1. CharlestsWhitfield
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    CharlestsWhitfield Member

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    Main Plot and Subplot Structure

    Discussion in 'Plot Development' started by CharlestsWhitfield, Jan 17, 2014.

    I'm creating an outline for my novel and come across a problem. I have my main plot planned out, and my subplot as well. The problem I have is, the subplot doesn't effect the main plot in my first book, it isn't until the second book that the subplot has an effect on what the characters do. At the start of the novel, a disaster happens and from that point on it splits into the main plot, and the subplots.

    I want to explore all sides of the problem that the disaster presents. The question I'm getting at is, is it okay for my subplot, not to touch or have any indirect/direct interaction with my main plot? The characters of the subplot have no interaction with the main characters. Again, the subplot doesn't take effect until the second novel. Don't worry at the end of the first, I tie up the loose ends to the subplots, so the reader isn't left in the dark as to what happens.
     
    Last edited: Jan 17, 2014
  2. NigeTheHat
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    NigeTheHat Contributing Member Contributor

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    It sounds like you don't have a plot and a sub-plot so much as two main plots. As a reader, if there was no obvious connection between them I think I would wonder why they were both there, and why you didn't separate it into 2 shorter stories.

    It doesn't need much connection - Walking On Glass by Iain Banks has three plot strands that are tangentially connected at best - there's maybe a line or two of overlap as they develop. Despite that, I thought the book was great - though I'm a complete Banks fanboy so not totally unbiased.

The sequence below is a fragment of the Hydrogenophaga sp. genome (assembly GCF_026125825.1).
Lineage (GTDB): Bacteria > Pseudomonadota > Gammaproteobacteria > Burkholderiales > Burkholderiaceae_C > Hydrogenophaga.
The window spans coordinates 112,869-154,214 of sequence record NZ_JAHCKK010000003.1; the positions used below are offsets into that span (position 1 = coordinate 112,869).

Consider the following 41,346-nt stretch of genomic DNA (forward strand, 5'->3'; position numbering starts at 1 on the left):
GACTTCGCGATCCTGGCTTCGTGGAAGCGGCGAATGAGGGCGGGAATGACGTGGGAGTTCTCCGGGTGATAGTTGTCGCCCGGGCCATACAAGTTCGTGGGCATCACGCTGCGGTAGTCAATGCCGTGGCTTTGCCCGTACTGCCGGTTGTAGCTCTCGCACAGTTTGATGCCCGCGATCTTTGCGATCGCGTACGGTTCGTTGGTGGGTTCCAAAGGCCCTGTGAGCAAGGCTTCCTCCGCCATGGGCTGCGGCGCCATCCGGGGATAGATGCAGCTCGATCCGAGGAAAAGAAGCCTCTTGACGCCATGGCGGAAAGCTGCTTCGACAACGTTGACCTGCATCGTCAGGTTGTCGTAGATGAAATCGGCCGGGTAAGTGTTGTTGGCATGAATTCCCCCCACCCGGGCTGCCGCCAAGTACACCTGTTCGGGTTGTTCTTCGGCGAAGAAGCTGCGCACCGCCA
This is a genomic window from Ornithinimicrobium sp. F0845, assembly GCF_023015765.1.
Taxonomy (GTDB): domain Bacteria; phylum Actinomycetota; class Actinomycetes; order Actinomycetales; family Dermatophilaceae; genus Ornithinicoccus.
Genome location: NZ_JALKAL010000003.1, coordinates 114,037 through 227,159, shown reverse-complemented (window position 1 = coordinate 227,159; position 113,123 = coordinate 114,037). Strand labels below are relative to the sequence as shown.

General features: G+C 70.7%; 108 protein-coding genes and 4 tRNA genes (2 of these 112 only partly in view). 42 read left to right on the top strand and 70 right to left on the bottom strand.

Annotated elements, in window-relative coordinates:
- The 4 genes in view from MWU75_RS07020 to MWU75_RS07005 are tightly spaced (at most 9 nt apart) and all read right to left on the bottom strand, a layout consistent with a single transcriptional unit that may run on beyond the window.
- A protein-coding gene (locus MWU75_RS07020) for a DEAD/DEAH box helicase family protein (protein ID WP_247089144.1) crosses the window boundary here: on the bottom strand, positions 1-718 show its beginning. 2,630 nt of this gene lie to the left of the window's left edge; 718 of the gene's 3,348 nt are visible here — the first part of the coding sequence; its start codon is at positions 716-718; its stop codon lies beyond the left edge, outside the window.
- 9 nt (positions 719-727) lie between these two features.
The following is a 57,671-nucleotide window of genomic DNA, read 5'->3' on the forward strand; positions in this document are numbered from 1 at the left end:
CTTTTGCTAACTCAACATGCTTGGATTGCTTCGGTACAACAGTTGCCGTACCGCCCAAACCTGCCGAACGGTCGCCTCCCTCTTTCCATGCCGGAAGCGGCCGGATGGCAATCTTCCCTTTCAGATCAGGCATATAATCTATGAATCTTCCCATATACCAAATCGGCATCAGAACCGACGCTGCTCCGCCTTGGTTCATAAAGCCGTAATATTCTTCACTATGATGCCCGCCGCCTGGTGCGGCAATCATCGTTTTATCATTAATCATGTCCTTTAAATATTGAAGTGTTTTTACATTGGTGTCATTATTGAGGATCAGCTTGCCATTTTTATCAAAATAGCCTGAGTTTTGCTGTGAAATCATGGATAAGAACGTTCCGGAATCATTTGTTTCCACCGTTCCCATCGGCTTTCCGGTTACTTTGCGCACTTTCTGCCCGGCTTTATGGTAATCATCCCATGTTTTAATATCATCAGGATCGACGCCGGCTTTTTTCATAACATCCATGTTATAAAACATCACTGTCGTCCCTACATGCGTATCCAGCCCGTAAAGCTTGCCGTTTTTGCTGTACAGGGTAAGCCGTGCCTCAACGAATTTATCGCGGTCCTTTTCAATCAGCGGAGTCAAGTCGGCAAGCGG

3. CharlestsWhitfield
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    CharlestsWhitfield Member

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  4. Okon
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    Okon Contributing Member Contributor

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    Would it be possible to add a few subtle connections, or even a major link, without the subplot characters even meeting the primary plot characters? You could add an element/obstacle that one helps the other overcome (or creates for the other) but at a distance: Plot A unwittingly steals Plot B's car, Plot B helps/saves someone who later helps Plot A due to general gratefulness etc...

    I'm not saying it's a must, only you really know what will work. I just think some kind of linkage might make the first story feel more cohesive.
     
  5. CharlestsWhitfield
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    CharlestsWhitfield Member

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    @Okon - Thanks for the feedback. The connection isn't made until the second novel. Based on these responses I have rethink and restructure.
     
  6. TechnoGoth
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    TechnoGoth Member

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    There should be some links even if they are subtle. You want to leave clues for the reader to discover and theorize about. That way they can feel clever about figuring things out you might not tell them until book 2.
     

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